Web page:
Mike Sielski: They stack up quite well. Consider the Eagles and those other four teams, and ask yourself this question: Among those five, whose head coach would you pick first? The Saints’ Sean Payton might be the consensus pick, based on the length of his career. The Rams’ Sean McVay might be the most popular pick. But neither of them is a clear-cut upgrade over Doug Pederson, and in fact, for all the ballyhoo that has accompanied McVay’s ascendance, Pederson should be considered a better coach. He and the Eagles are 2-0 against the Rams, and Pederson didn’t turtle up in the Super Bowl against Bill Belichick, Tom Brady, and the Patriots the way McVay admittedly did.
Now, ask yourself this question: Among those five teams, whose quarterback would you pick first? It wouldn’t be the Cowboys’ Dak Prescott (who relies so much on the presence of Ezekiel Elliott) or the Bears’ Mitch Trubisky (a still-developing player). Would it be the Rams’ Jared Goff? He doesn’t have Carson Wentz’s physical gifts — the size, the arm strength, the mobility. Would it be the Saints’ Drew Brees? Probably, but he’s 40. If Wentz remains healthy, he is at least the equal of any of them. Which is why the Eagles should be the favorites in the NFC this season … and why they will win Super Bowl LIV.
Marcus Hayes: They are the second-best team in the NFC. If Fletcher Cox and Jason Peters aren’t 100 percent, they’re third.
They’re not even particularly close to the Saints. Sean Payton is a better coach than Doug Pederson, and Pederson is very good — a much better coach than I ever thought he’d be. (Rams coach Sean McVay is superb, too. It’s a fun time to watch NFC football.)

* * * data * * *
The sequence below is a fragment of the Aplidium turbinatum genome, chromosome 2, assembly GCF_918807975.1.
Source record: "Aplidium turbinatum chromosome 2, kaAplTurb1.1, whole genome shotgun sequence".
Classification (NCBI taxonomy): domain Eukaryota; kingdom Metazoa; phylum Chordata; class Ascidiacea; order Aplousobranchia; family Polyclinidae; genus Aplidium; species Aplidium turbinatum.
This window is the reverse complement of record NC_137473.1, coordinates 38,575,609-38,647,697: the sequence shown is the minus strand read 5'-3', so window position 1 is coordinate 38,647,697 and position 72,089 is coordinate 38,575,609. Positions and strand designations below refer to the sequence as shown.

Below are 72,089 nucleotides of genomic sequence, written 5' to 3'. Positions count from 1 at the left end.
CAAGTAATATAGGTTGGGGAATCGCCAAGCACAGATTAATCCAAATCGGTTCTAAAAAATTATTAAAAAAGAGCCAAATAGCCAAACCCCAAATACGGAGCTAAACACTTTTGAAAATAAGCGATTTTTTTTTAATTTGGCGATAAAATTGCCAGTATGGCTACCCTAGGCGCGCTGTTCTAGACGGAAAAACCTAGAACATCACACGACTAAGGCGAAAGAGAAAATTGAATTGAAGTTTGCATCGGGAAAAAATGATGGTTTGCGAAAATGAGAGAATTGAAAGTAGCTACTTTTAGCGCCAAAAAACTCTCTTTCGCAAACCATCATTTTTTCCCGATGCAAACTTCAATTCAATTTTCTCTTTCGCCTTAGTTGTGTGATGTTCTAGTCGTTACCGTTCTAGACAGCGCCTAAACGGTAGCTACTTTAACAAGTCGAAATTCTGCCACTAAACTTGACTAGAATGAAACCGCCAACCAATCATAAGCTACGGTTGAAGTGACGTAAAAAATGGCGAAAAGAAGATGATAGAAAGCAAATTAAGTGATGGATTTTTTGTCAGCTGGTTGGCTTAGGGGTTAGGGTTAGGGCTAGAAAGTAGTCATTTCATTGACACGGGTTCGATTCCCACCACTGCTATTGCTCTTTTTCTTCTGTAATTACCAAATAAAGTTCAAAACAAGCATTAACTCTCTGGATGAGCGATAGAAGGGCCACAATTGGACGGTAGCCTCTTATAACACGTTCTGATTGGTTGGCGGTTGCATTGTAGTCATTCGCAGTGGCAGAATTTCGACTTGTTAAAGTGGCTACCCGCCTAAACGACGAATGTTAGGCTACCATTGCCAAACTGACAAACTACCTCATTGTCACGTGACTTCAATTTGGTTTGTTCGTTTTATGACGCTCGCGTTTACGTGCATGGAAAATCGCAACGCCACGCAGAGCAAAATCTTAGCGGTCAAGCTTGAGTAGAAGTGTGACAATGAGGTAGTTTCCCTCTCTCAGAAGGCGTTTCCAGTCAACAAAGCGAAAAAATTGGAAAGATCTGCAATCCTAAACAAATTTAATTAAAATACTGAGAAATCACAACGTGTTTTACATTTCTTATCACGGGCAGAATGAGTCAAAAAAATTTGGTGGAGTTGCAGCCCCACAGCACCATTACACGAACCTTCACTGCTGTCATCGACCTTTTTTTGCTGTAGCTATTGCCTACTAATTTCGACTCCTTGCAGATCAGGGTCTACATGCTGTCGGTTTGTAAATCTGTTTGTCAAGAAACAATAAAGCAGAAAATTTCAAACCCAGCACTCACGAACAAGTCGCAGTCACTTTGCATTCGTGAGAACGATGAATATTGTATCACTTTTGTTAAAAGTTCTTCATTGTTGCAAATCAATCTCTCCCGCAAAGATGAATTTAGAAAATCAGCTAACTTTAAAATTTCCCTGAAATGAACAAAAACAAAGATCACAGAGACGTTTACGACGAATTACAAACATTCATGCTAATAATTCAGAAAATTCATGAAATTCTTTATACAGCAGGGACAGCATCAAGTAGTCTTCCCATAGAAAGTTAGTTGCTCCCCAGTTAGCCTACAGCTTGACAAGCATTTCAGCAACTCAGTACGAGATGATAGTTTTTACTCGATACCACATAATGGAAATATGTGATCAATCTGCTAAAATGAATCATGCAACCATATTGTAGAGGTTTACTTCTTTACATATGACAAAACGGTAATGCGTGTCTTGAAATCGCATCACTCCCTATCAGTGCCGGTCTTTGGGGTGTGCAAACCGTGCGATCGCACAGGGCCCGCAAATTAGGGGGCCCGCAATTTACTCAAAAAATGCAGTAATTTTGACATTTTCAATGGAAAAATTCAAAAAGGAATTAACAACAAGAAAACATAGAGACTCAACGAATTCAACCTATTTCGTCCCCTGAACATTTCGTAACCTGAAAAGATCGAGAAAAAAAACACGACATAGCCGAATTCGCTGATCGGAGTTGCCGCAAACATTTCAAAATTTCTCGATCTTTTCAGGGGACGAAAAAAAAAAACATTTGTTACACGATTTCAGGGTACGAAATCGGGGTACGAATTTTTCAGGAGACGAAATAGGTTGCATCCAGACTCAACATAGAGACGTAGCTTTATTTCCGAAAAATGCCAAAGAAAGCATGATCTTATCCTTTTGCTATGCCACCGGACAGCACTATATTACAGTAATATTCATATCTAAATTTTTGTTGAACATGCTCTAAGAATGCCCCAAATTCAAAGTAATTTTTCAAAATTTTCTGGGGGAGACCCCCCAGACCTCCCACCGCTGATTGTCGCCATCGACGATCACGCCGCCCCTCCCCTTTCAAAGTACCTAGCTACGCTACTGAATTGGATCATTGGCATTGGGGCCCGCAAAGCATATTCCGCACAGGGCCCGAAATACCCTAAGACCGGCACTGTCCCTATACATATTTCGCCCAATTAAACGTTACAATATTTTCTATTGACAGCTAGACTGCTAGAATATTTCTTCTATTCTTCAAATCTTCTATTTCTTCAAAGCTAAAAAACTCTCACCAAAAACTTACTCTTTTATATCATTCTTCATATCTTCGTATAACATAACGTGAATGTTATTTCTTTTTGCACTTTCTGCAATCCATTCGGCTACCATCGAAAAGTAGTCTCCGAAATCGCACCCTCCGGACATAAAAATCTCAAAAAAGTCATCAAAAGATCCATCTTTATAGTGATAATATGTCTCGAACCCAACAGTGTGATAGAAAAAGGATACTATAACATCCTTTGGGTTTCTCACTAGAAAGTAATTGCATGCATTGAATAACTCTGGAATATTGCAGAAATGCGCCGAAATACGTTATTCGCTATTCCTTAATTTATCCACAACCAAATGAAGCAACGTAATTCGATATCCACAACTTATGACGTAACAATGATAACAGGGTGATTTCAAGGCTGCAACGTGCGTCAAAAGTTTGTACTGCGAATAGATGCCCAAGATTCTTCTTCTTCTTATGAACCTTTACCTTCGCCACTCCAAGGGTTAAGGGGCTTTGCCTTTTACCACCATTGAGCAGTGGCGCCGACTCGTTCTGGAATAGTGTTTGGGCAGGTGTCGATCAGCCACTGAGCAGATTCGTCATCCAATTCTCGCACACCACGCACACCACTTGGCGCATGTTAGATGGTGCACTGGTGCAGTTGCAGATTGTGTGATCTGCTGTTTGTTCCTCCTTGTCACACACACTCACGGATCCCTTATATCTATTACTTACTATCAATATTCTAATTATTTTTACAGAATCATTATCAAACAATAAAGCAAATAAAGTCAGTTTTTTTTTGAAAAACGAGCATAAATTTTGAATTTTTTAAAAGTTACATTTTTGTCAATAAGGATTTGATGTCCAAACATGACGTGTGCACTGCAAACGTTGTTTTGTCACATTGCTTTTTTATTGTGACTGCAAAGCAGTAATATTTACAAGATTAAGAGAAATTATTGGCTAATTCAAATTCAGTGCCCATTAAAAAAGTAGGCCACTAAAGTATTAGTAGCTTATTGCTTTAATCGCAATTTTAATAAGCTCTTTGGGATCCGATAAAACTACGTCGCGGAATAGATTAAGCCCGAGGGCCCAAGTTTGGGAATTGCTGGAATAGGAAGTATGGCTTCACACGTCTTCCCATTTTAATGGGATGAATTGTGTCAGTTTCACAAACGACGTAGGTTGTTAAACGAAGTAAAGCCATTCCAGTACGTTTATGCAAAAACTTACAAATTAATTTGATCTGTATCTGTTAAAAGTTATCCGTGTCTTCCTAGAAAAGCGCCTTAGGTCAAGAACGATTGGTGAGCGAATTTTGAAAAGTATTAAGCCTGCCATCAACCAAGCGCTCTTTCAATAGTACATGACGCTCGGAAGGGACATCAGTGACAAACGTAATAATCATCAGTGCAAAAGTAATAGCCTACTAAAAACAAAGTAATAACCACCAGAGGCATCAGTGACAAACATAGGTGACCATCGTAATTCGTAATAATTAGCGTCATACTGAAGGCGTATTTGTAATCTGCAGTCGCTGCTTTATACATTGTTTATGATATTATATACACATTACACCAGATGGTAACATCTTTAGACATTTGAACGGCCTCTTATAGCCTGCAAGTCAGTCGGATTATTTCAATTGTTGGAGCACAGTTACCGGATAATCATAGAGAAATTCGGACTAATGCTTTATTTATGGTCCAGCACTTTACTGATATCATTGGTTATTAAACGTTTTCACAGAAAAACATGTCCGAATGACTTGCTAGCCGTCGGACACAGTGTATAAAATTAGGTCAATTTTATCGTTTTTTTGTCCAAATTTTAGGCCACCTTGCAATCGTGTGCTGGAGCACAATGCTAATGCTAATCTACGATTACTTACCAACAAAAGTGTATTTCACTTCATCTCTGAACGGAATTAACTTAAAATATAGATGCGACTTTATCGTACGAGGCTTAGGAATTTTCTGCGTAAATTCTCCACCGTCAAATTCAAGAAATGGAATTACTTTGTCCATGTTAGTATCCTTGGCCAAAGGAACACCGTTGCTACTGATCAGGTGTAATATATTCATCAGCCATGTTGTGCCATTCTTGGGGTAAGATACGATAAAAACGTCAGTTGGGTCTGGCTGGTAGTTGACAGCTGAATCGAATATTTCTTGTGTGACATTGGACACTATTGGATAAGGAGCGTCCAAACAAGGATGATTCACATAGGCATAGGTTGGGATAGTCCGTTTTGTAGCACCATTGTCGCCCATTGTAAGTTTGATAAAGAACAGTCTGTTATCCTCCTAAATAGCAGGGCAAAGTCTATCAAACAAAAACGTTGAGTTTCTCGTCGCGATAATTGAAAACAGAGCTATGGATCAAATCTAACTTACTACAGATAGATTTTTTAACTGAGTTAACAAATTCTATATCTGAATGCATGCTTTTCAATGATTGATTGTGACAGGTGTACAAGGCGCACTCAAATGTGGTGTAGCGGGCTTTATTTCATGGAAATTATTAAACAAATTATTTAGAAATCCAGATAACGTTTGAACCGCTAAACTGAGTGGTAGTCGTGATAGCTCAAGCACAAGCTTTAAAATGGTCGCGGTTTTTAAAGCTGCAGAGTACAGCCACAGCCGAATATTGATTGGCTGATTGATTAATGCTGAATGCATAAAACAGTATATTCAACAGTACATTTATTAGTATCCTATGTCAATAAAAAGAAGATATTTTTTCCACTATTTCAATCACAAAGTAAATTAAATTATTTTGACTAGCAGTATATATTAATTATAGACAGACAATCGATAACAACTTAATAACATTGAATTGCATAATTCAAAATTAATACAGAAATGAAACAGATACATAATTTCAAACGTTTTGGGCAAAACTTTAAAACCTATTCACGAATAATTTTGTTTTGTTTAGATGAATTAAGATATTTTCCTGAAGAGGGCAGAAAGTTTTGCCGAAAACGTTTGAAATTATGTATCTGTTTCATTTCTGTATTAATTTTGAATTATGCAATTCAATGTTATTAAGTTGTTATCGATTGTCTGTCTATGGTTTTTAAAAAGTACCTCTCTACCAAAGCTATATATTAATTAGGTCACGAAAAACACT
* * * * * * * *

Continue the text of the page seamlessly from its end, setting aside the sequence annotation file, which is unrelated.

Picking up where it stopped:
Payton’s perennial defensive sidekick, coordinator Dennis Allen, signed a lucrative, three-year extension in February that will bring continuity to a defense that ranked 14th in yards and points allowed and was second against the run last season. Drew Brees, a Hall of Fame lock, is better than Carson Wentz; maybe better today than Wentz will ever be, and that’s no criticism of Wentz. Brees returns weapons Michael Thomas, who signed a five-year, $100 million contract this summer, and charismatic Alvin Kamara, who should flourish as a featured back after Mark Ingram’s departure; his 81 catches each of his first two seasons would tie for second among Eagles backs, and his 826 receiving yards would rank first.
As for the Rams: If Cox and Peters are healthy then the Eagles are the better team. If not, they’re not. Cox, the second-best defensive tackle in the NFL, had foot surgery that cost him training camp. Peters, the best offensive lineman in Eagles history, is 37, and he has played fewer than 80 percent of the offensive snaps in three of the last four seasons. Both are Hall of Fame-caliber players around whom the offense and defense have been built. They are crucial.
Finally: With quarterbacks like Dak Prescott and Mitch Trubisky, why are the Cowboys and Bears in this conversation at all?
Bob Ford: We might be getting a touch ahead of ourselves here. The Eagles had the sixth-best record in the NFC last season (don’t forget the 10-6 Seahawks), and while this is the time of year for optimism, let’s temper it a bit.